By Johnnie Haines
Without clearly established boundaries, a Bible study can easily turn into a prayer group. Train the women in your group to put prayer requests or comments through these four approval gates: Is it true? confidential? kind? necessary? Sometimes the less said, the better.
The following suggestions work well for handling group prayer requests. Perhaps you can build on the ideas that match your group’s temperament.
1. Take the first or last 10 minutes of the small-group time to share requests while each member makes her own list. Establish time guidelines so members have equal but reasonable time. Make requests in 10 words or less. Pray only for immediate family or friends or change the parameter of concerns each meeting. Pray not only for physical healing but also for spiritual needs and people’s growth points. Ask specific persons to pray, thus keeping control of the time.
2. Spend more time praying than talking about it.
3. Have one volunteer record the group’s requests on a prepared form that can be updated and e-mailed to everyone after the meeting. Include the date, the request, an update, and when a note was sent. Although it can be a little more work, this form is very effective for several reasons. It allows you to record and see the answers God is providing. This system informs those who might be absent from the group and encourages them to pray also. We are all guilty of praying without expecting answers. Teach women to pray expectantly.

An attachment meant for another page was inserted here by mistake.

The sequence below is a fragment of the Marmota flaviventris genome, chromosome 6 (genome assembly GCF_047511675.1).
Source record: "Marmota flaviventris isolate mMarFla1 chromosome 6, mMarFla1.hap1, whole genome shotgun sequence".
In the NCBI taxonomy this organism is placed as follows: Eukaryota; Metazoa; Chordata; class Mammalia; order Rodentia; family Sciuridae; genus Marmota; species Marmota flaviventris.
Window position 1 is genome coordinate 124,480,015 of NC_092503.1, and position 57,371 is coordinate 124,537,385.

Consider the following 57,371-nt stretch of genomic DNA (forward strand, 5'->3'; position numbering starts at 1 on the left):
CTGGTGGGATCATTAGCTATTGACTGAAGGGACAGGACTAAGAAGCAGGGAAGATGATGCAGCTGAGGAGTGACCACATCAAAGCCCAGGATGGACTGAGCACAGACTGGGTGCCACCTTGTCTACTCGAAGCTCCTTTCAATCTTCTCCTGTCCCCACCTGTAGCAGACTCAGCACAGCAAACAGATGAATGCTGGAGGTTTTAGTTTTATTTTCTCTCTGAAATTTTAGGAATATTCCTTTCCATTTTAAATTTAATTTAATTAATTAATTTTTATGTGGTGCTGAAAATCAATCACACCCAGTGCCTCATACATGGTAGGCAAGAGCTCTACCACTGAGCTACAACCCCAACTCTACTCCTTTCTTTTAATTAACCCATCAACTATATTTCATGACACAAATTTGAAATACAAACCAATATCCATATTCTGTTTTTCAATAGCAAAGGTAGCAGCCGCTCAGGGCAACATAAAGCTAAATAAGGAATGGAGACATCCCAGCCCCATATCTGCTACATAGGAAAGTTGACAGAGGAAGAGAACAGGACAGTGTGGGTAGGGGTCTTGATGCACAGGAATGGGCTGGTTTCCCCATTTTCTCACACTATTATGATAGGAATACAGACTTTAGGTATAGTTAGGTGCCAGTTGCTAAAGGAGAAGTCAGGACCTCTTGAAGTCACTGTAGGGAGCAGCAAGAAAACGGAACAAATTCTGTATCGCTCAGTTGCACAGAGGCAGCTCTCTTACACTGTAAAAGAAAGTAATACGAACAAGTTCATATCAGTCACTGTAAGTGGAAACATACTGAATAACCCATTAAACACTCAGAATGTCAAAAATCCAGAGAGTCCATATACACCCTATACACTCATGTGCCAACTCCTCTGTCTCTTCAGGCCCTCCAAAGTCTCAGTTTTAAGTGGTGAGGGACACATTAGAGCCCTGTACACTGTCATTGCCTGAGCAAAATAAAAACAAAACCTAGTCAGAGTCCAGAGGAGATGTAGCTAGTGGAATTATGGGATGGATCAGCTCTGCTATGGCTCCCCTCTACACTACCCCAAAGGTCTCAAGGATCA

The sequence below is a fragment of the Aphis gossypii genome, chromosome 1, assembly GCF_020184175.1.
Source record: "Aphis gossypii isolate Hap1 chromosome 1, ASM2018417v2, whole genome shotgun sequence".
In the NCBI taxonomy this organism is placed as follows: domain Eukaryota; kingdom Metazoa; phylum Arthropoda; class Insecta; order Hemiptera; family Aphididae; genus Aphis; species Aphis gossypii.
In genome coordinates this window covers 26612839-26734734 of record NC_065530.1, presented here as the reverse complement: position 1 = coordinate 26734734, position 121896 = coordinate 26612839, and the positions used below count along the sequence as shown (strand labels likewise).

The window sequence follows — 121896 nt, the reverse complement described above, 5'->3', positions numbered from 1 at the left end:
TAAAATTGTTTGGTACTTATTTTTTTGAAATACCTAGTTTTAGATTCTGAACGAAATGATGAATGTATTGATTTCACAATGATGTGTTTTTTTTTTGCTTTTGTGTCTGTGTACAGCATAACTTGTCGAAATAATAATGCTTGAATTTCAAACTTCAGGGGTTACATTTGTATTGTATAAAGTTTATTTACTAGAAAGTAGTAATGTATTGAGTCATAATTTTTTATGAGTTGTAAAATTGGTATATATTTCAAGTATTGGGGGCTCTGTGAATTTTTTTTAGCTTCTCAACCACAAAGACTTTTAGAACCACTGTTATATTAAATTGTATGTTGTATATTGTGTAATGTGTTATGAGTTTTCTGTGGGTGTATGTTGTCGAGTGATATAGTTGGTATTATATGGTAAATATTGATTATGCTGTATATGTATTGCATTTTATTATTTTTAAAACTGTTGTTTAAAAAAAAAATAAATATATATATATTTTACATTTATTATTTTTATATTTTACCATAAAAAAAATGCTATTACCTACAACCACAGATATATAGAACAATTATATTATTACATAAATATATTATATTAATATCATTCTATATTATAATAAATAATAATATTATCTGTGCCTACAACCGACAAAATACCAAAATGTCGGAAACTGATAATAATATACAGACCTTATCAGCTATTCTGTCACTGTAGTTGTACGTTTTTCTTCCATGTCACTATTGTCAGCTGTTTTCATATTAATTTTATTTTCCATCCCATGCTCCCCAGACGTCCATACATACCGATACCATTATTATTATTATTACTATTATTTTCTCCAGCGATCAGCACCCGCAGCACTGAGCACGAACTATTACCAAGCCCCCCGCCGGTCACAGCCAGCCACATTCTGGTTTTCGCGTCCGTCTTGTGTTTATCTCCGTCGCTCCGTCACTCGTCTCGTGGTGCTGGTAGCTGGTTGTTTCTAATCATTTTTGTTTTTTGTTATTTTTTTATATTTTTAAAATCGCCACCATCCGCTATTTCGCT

4. Another system is to arrive with your prayer request in written form. Again, establish guidelines concerning the length of the requests as well as the boundaries for persons and requests. Instruct group members to place requests in a designated container and then allow the small-group leader or prayer leader to take them home. The leader sorts the requests and sends an e-mail to small-group members. Or you might have each person draw out one request to pray for during the next week.
5. Social media sites can get prayer requests out to many in a short period of time, but be careful about sharing someone else’s request in such a public way unless you have permission.
6. Occasionally during a group study, someone may voice an urgent need or concern. Stop right then and take it to the Lord in prayer. Then proceed with your study. Taking the time to pray assures that person of your support.
This article is excerpted from Transformed Lives: Taking Women’s Ministry to the Next Level compiled by Chris Adams.
Johnnie Haines is a Christian motivational speaker who has spent more than 25 years encouraging and equipping women to be all God has called them to be. She has served as director of women’s ministries in both Texas and Mississippi.